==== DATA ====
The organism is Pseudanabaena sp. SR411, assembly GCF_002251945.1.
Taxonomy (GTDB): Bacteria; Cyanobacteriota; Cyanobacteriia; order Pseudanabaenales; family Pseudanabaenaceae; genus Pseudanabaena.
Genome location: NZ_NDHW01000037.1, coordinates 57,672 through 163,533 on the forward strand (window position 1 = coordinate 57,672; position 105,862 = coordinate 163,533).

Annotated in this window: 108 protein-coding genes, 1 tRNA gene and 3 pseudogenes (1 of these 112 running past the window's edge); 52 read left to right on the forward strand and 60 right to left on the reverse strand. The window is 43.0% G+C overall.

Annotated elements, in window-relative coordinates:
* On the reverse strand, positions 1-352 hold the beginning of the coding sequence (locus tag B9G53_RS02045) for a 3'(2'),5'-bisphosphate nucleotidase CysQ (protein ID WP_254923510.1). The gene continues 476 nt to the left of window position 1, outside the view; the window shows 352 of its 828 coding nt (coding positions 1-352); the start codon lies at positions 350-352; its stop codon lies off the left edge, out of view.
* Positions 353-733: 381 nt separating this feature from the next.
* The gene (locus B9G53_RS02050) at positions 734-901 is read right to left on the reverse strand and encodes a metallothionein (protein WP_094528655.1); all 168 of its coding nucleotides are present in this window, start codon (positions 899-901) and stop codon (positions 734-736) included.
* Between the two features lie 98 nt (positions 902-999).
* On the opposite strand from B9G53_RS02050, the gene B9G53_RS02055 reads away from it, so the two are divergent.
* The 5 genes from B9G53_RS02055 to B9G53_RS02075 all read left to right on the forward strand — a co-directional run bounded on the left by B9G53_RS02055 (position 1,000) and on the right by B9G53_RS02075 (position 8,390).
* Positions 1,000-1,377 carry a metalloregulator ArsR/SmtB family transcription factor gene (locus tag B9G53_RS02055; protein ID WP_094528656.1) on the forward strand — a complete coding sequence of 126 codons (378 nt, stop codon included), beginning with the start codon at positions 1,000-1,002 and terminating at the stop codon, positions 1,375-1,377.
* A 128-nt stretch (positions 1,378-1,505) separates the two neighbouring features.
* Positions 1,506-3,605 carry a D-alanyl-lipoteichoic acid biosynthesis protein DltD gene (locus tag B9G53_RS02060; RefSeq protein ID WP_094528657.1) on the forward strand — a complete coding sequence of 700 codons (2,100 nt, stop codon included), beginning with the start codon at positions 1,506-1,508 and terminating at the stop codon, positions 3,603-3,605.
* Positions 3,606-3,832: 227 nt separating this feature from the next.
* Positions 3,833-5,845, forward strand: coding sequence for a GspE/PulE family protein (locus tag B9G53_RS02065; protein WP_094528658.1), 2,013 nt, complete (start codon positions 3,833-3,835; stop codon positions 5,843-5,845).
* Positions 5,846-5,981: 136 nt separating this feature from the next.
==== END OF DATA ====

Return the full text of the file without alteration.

The organism is Pseudanabaena sp. SR411, assembly GCF_002251945.1.
Taxonomy (GTDB): Bacteria; Cyanobacteriota; Cyanobacteriia; order Pseudanabaenales; family Pseudanabaenaceae; genus Pseudanabaena.
Genome location: NZ_NDHW01000037.1, coordinates 57,672 through 163,533 on the forward strand (window position 1 = coordinate 57,672; position 105,862 = coordinate 163,533).

Annotated in this window: 108 protein-coding genes, 1 tRNA gene and 3 pseudogenes (1 of these 112 running past the window's edge); 52 read left to right on the forward strand and 60 right to left on the reverse strand. The window is 43.0% G+C overall.

Annotated elements, in window-relative coordinates:
* On the reverse strand, positions 1-352 hold the beginning of the coding sequence (locus tag B9G53_RS02045) for a 3'(2'),5'-bisphosphate nucleotidase CysQ (protein ID WP_254923510.1). The gene continues 476 nt to the left of window position 1, outside the view; the window shows 352 of its 828 coding nt (coding positions 1-352); the start codon lies at positions 350-352; its stop codon lies off the left edge, out of view.
* Positions 353-733: 381 nt separating this feature from the next.
* The gene (locus B9G53_RS02050) at positions 734-901 is read right to left on the reverse strand and encodes a metallothionein (protein WP_094528655.1); all 168 of its coding nucleotides are present in this window, start codon (positions 899-901) and stop codon (positions 734-736) included.
* Between the two features lie 98 nt (positions 902-999).
* On the opposite strand from B9G53_RS02050, the gene B9G53_RS02055 reads away from it, so the two are divergent.
* The 5 genes from B9G53_RS02055 to B9G53_RS02075 all read left to right on the forward strand — a co-directional run bounded on the left by B9G53_RS02055 (position 1,000) and on the right by B9G53_RS02075 (position 8,390).
* Positions 1,000-1,377 carry a metalloregulator ArsR/SmtB family transcription factor gene (locus tag B9G53_RS02055; protein ID WP_094528656.1) on the forward strand — a complete coding sequence of 126 codons (378 nt, stop codon included), beginning with the start codon at positions 1,000-1,002 and terminating at the stop codon, positions 1,375-1,377.
* A 128-nt stretch (positions 1,378-1,505) separates the two neighbouring features.
* Positions 1,506-3,605 carry a D-alanyl-lipoteichoic acid biosynthesis protein DltD gene (locus tag B9G53_RS02060; RefSeq protein ID WP_094528657.1) on the forward strand — a complete coding sequence of 700 codons (2,100 nt, stop codon included), beginning with the start codon at positions 1,506-1,508 and terminating at the stop codon, positions 3,603-3,605.
* Positions 3,606-3,832: 227 nt separating this feature from the next.
* Positions 3,833-5,845, forward strand: coding sequence for a GspE/PulE family protein (locus tag B9G53_RS02065; protein WP_094528658.1), 2,013 nt, complete (start codon positions 3,833-3,835; stop codon positions 5,843-5,845).
* Positions 5,846-5,981: 136 nt separating this feature from the next.